February 10, 2013 by Joseph Skulan
A disturbing feature about the plans for an iron mine in the Penokee Hills near the shore of Lake Superior is that so little information about these plans has been made public.
To date, Gogebic Taconite (GTac), the company that claims it intends to build the mine, has refused to answer questions as basic as the exact location of the mine, the chemical composition of the rocks the mine will disturb, and locations where overburden and tailings produced by the mine will be stored.
Even more disturbingly, the small amount of information that GTac has released about its plans is contradictory and appears to be aimed at deception rather than communication.
Below is a diagram of the proposed Penokee mine shown by GTac Mining Engineer Tim Myers during testimony at the only public hearing on SB1/AB1 on January 23, 2012 . It is one of what appears to be only two illustrations of the mine that GTac has yet made public, and has been widely circulated by mine proponents as evidence that the mine will not significantly disturb the Tyler Slate, a sulfide-bearing rock unit above (to the north of) the taconite targeted by the mine:
As illustrated in the next two figures, the GTac diagram is deceptive in two ways.
First, the GTac diagram exaggerates the vertical relief of the mine area by more than 50%, making it appear that more taconite can be mined without disturbing surrounding rock than in fact can be mined.
Second, the diagram grossly exaggerates the thickness of the taconite-bearing Ironwood Formation.
According to a 1978 report by Ralph Marsden, the Ironwood formation in the area of the proposed mine is about 650’ thick. GTac President Bill Williams himself has said that the Ironwood in the mine site is “600-700’ thick.” However, in GTac’s diagram the Ironwood is about 930’ thick. This discrepancy allows GTac to depict the mine as being almost entirely contained within the Ironwood formation. In fact, when the GTac diagram is redrawn with the Ironwood at its correct thickness, a large part of the north side of the mine is in the Tyler Slate.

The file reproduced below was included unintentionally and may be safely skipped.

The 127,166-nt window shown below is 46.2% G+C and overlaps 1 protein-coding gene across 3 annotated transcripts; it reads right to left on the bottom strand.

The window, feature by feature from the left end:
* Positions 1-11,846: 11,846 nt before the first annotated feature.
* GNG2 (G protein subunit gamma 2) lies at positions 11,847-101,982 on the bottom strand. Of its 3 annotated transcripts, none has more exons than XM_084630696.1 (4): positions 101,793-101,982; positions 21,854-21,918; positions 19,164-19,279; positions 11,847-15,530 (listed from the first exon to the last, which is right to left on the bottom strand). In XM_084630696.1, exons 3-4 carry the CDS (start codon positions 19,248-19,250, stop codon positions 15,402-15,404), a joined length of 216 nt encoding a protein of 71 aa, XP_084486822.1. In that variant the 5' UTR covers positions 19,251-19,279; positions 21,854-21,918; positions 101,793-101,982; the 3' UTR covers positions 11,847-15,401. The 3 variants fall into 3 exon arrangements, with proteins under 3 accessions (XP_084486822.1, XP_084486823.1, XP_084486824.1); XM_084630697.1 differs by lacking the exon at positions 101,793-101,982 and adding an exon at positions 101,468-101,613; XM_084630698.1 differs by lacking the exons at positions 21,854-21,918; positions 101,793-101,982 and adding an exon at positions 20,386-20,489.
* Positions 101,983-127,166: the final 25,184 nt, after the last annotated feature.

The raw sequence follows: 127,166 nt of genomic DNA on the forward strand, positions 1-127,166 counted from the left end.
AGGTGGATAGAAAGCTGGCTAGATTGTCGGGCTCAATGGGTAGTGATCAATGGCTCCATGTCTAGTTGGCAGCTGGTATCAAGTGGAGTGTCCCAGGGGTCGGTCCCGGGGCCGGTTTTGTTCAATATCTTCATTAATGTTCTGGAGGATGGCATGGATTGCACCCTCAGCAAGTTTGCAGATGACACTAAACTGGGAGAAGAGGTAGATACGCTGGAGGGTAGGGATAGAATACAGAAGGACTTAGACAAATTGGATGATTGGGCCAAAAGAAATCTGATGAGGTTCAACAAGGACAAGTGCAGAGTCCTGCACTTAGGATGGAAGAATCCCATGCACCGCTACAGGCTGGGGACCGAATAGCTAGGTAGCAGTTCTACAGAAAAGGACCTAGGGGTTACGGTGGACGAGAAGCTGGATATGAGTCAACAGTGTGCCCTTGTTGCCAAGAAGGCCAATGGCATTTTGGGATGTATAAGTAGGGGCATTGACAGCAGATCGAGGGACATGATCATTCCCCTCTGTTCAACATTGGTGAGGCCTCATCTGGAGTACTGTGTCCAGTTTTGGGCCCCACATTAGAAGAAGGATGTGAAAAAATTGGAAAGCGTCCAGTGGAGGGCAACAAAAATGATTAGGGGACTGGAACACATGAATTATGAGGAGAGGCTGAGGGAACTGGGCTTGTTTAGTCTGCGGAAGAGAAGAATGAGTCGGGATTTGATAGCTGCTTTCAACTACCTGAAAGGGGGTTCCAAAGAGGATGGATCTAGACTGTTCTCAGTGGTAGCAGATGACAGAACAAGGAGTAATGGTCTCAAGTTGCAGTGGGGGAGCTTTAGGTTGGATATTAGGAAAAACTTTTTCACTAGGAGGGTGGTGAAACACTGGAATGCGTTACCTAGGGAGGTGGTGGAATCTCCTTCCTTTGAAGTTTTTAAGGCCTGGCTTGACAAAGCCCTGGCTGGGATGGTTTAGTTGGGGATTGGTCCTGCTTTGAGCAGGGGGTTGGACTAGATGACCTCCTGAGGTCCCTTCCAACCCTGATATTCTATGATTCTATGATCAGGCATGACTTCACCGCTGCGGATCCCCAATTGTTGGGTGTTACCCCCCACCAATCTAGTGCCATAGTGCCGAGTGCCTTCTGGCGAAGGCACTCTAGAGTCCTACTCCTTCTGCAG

This discrepancy is significant since much of the discussion about the possible environmental consequences of the Penokee mine has centered on pyrite in the Tyler and the sulfuric acid that would be produced if this pyrite were disturbed by mining activities. How much Tyler Slate will be uncovered by the mine depends on the width of the mine and the angle of the north wall of the mine, details that GTac has refused to release to the public. However, it does not appear to be possible to construct the mine depicted in the GTac diagram without removing a substantial volume of Tyler Slate. An excellent analysis of the current GTac diagram has been published by Woods Person.
In short, GTac appears to be attempting to make the Tyler Slate (and its troublesome pyrite) go away simply by calling it something else.
Moreover, there is no reason to assume that the mine depicted in the GTac diagram is the mine that actually would be built. The depicted mine leaves a large volume of easily accessible taconite on the mine’s north wall. Were the mine widened to recover this taconite, a greater volume of Tyler would need to be removed.